Free speech, the right to protest, the right to challenge government wrongdoing, due process, a presumption of innocence, the right to self-defense, accountability and transparency in government, privacy, press, sovereignty, assembly, bodily integrity, representative government: all of these and more have become casualties in the government’s war on the American people, a war that has grown more pronounced since 9/11.

Since the towers fell on 9/11, the American people have been treated like enemy combatants, to be spied on, tracked, scanned, frisked, searched, subjected to all manner of intrusions, intimidated, invaded, raided, manhandled, censored, silenced, shot at, locked up, and denied due process.

For I think that the first paragraph is more or less correct, but the second paragraph attributes to "the American people" what should have been attributed to a relatively small number of protesters - for it simply is not
true that many of
"the American people" protested, simply because the majority still seems to agree with much of what their government does, or at least does not protest the losses of many of their rights. (And quite a few seem not to know!)

There is a lot more, including an alphabet from A to Z that attempts to spell out what government tyranny means.  Here are two bits quoted from it:

E is for ELECTRONIC CONCENTRATION CAMP. In the electronic concentration camp, as I have dubbed the surveillance state, all aspects of a person’s life are policed by government agents and all citizens are suspects, their activities monitored and regulated, their movements tracked, their communications spied upon, and their lives, liberties and pursuit of happiness dependent on the government’s say-so.
I is for the INTERNET OF THINGS, in which internet-connected “things” will monitor your home, your health and your habits in order to keep your pantry stocked, your utilities regulated and your life under control and relatively worry-free. The key word here, however, is control. This “connected” industry propels us closer to a future where police agencies apprehend virtually anyone if the government “thinks” they may commit a crime, driverless cars populate the highways, and a person’s biometrics are constantly scanned and used to track their movements, target them for advertising, and keep them under perpetual surveillance.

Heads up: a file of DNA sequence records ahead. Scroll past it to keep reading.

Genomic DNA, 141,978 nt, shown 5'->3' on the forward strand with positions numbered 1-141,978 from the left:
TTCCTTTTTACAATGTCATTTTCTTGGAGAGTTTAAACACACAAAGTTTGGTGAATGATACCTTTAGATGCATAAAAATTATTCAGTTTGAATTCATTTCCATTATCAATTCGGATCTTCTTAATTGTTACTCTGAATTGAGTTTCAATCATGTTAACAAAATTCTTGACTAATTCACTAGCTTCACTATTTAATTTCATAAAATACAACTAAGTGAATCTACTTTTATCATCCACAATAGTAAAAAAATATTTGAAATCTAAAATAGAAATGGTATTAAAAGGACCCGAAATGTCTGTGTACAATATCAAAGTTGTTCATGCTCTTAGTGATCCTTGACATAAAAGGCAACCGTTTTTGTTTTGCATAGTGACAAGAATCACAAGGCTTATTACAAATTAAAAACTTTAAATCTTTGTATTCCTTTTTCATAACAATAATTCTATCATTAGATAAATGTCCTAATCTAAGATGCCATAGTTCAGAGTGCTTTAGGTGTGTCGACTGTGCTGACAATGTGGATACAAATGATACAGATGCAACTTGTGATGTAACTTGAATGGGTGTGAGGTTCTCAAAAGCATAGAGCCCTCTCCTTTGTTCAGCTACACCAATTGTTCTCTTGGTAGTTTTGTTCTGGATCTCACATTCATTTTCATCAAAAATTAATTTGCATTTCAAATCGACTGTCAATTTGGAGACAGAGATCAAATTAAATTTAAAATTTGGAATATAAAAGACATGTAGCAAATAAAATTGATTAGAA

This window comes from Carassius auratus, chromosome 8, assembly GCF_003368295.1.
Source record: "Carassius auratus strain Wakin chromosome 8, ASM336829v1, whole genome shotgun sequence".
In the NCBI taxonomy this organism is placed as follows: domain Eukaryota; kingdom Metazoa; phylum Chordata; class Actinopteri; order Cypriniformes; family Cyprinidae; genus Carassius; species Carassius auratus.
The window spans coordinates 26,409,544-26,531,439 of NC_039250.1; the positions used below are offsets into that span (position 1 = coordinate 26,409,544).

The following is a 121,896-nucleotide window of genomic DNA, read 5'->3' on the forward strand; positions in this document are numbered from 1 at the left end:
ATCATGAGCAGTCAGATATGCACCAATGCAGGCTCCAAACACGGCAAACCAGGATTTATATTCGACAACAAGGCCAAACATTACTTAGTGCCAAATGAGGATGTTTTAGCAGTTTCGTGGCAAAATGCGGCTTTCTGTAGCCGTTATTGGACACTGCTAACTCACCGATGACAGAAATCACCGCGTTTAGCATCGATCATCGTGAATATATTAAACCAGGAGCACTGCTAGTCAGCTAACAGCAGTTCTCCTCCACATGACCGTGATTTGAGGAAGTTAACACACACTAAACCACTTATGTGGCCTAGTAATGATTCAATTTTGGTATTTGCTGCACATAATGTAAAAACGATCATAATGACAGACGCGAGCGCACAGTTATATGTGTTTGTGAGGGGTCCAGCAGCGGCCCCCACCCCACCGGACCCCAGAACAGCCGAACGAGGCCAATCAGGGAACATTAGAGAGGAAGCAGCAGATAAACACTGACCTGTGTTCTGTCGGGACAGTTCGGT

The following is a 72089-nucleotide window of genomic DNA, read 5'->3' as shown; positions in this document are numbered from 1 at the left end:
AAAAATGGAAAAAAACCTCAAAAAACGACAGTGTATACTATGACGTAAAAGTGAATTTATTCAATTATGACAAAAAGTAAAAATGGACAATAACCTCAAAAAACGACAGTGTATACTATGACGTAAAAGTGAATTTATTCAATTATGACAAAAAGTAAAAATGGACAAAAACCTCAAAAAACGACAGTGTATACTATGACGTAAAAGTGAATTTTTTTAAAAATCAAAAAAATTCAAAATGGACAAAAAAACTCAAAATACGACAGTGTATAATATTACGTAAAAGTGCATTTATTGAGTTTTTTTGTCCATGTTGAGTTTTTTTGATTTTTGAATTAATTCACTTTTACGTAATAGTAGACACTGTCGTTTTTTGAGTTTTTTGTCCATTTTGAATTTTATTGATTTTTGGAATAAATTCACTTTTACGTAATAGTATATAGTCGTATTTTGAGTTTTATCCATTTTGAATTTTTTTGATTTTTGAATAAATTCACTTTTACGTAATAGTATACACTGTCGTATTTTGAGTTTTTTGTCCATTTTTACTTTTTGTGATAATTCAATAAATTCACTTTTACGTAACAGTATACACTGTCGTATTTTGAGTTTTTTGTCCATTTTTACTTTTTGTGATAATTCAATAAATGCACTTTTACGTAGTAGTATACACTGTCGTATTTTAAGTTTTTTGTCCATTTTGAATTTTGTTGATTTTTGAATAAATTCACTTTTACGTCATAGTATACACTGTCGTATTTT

I think both points are mostly correct, though I add that - unfortunately, indeed - most of America's "citizenry" either agrees to this enormous diminution of their rights, or doesn't protest. (Indeed, many don't seem
to understand much about computers or cellphones.)

This is a recommended article, although I believe it is a little too strong, which incidentally also means that I think the situation in the USA may get a whole lot worse, and certainly will if Trump becomes president.

P.S. Sep 12, 2016: I corrected the initial list of five reviews: For some reason, items 3 and 4 were interchanged.
[0] Incidentally: I do want to keep my sites to look reasonable on the monitors (and computers and OSs) that I use, and I am trying to do so for
the new monitor I have, but I gave up (by 2012) trying to please everyone:

I do take care it works well on Firefox, on Ubuntu, on a normal sized squarish monitor, but I will not check anymore how my site is displayed on other monitors, other OSs and other screens: Too much work for my health. (I guess it works on most systems, since it is html that ought to work the same everywhere, but I lack the health to check and repair.)